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CRISPR-Cas9 technology uses “molecular scissors” to cut and splice DNA. (UC-Berkeley Graphic)

Multiple investigations are being sought in the wake of reports that a Chinese laboratory facilitated the birth of twin girls whose genes had been edited to protect them against the HIV virus that causes AIDS.

The first-of-its-kind experiment, which took advantage of the CRISPR gene-editing technique, came to light in reports published late Sunday by MIT Technology Review and The Associated Press. The researcher in charge of the project, He Jiankui of the Southern University of Science and Technology in Shenzhen, also published a series of videos explaining the gene-editing project.

There has been no outside confirmation of He’s claims, but geneticists and health policymakers say such claims raise grave ethical issues — including the prospect of creating designer babies, enhancing traits and even introducing exotic new traits.

In his videos, He insisted that his goal was to reduce the risk of maladies ranging from AIDS to cystic fibrosis. His team targeted a specific gene, CCR5, which plays a role in HIV’s spread to healthy cells.

The twin girls, known by the pseudonyms Lulu and Nana, were healthy and at home with their parents, He said. The genetic father is said to be HIV-positive. Several other couples with HIV-positive men are participating in the experiment, but the birth of Lulu and Nana is the only one reported so far.

Today the Southern University said it was “deeply shocked” by the reports and was seeking clarification from He. In its statement, the university said it was unaware of He’s project or its nature, and noted that the experiment was not conducted on its campus. The statement said that He has been on unpaid leave from the university since February, and that the Department of Biology’s academic committee believes the researcher’s conduct “has seriously violated academic ethics and codes of conduct.”

“The university will call for international experts to form an independent committee to investigate this incident, and to release the results to the public,” the statement said.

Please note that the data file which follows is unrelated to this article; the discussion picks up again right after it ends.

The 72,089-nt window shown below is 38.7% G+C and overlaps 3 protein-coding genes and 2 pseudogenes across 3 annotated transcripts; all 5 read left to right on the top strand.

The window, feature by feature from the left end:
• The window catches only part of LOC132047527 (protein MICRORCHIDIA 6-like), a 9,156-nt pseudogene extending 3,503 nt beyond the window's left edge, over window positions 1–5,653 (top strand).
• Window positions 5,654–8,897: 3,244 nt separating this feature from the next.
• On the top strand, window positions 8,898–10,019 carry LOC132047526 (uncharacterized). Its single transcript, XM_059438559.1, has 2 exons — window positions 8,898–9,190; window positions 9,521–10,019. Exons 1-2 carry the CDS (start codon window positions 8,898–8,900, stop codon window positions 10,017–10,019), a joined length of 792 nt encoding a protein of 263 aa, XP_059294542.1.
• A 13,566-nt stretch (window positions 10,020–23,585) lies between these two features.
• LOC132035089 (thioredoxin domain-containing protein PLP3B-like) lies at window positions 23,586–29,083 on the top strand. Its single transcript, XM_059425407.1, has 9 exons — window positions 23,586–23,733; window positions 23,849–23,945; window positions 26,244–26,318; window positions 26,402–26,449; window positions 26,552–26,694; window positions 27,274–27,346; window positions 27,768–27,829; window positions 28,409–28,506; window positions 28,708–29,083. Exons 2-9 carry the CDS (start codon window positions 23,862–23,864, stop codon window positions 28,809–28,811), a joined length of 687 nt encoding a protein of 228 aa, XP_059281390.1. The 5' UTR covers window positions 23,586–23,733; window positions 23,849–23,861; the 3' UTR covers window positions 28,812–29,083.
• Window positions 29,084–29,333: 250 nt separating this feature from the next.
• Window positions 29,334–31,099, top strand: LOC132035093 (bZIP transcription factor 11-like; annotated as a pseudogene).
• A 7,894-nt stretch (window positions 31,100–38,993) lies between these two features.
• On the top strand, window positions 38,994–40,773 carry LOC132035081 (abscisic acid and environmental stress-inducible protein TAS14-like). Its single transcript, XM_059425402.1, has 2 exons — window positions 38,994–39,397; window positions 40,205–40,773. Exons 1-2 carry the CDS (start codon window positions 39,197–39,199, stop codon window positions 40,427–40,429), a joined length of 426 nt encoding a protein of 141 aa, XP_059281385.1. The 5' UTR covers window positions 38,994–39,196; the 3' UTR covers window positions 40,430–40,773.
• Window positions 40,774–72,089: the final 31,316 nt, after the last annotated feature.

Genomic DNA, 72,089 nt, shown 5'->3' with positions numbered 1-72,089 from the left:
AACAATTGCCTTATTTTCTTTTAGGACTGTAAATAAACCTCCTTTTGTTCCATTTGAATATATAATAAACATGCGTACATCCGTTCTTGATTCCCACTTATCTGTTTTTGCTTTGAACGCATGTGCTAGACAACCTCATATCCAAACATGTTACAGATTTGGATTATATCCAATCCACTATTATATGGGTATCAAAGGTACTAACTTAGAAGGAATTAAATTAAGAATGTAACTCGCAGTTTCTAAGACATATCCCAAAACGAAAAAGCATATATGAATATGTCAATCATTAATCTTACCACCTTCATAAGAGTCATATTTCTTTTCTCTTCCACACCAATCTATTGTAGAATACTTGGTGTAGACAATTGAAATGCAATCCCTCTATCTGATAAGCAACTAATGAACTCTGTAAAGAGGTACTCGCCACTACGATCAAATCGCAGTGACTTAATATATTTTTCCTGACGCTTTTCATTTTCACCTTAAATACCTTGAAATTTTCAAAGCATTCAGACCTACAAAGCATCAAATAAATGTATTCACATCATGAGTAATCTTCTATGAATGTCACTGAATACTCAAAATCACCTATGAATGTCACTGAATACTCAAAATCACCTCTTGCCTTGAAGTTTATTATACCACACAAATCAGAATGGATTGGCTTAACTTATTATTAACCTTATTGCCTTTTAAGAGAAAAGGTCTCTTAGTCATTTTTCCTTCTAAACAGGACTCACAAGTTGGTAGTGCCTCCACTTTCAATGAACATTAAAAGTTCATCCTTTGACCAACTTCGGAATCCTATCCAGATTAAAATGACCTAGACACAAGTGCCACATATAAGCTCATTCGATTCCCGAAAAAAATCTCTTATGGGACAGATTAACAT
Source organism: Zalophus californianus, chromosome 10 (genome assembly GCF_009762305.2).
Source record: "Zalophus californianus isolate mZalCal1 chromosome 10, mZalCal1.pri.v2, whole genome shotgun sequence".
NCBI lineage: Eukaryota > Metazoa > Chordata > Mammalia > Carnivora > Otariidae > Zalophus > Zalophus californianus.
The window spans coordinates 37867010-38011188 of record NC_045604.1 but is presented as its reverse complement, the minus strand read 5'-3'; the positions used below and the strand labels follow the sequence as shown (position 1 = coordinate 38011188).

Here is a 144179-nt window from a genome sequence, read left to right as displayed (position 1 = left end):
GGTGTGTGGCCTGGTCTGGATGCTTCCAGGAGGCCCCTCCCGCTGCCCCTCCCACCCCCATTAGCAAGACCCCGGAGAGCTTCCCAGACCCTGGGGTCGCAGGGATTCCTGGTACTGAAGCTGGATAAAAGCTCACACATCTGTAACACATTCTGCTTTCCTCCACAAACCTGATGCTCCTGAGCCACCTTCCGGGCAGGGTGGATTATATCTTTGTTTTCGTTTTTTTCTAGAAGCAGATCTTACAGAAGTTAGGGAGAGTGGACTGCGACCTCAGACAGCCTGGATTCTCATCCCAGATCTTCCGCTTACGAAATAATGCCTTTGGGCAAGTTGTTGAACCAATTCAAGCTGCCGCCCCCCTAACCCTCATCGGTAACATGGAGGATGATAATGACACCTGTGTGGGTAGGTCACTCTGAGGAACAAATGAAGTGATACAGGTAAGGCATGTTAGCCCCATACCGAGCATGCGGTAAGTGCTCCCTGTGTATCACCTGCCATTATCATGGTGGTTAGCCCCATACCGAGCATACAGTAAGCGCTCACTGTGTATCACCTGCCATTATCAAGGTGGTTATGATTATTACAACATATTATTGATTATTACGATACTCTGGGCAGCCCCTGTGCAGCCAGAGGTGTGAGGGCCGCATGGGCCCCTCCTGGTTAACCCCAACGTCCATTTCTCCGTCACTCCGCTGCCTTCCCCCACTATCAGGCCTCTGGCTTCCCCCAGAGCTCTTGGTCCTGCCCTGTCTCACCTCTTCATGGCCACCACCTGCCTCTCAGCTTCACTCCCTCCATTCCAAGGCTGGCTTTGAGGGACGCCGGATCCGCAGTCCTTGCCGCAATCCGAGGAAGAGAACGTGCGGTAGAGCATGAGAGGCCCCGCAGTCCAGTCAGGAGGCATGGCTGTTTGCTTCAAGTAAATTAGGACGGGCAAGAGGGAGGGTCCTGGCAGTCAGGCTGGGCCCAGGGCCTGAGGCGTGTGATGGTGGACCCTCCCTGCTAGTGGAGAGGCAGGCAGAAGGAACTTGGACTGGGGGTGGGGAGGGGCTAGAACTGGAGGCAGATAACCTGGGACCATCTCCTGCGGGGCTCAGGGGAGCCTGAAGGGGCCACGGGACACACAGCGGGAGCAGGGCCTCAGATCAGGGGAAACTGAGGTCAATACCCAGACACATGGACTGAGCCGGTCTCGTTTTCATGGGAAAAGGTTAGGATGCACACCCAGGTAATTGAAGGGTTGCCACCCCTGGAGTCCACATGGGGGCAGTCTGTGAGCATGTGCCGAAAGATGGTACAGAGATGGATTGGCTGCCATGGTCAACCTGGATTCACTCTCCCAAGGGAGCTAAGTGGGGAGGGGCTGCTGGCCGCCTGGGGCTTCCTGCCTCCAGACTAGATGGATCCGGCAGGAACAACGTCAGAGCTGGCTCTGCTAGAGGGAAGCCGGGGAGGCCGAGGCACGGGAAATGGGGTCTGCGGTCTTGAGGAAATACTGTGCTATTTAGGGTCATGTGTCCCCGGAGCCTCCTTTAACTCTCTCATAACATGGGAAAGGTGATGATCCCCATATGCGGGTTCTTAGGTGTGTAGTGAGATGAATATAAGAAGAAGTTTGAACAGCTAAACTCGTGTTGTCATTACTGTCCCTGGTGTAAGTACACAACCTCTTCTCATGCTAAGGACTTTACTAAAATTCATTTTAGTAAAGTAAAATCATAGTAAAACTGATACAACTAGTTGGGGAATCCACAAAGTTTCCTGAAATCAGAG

China’s National Health Commission issued a separate statement saying that it “attached great importance” to reports about the gene-editing experiment and immediately asked provincial health officials to “seriously investigate and verify” the reports.

Such experiments would be illegal in the United States and many other countries. Stat News reported that Rice University has opened a “full investigation” into the reported involvement of one of its faculty members, bioengineering professor Michael Deem.

The experts voicing concerns about the experiment include pioneers in the field of CRISPR gene editing:

  • Berkeley’s Jennifer Doudna said in a statement that “it is imperative that the scientists responsible for this work fully explain their break from the global consensus that application of CRISPR-Cas9 for human germline editing should not proceed at the present time.”
  • Feng Zhang of the Harvard-MIT Broad Institute said in a statement provided to MIT Technology Review that he was “in favor of a moratorium on implantation of edited embryos.”
  • Tom Ellis of Imperial College London said in a tweet that his collaborators in Shenzhen were surprised by the news. “Jiankui He is supposed to be working on new single-molecule DNA sequencing technologies. He doesn’t have a genetics or human health background at all. This story isn’t adding up at all.”
  • Chinese bioethicist Qiu Renzong was quoted in a tweet by The CRISPR Journal as saying: “There is a convenient and practical method to prevent HIV infection. To use germline genome editing is like ‘shooting a bird with a cannon.’ ”
  • Harvard’s George Church told Stat News that he has been in contact with He’s team and has seen the experimental data. “Is the genie really out of the bottle? Yes,” Stat quoted Church as saying.
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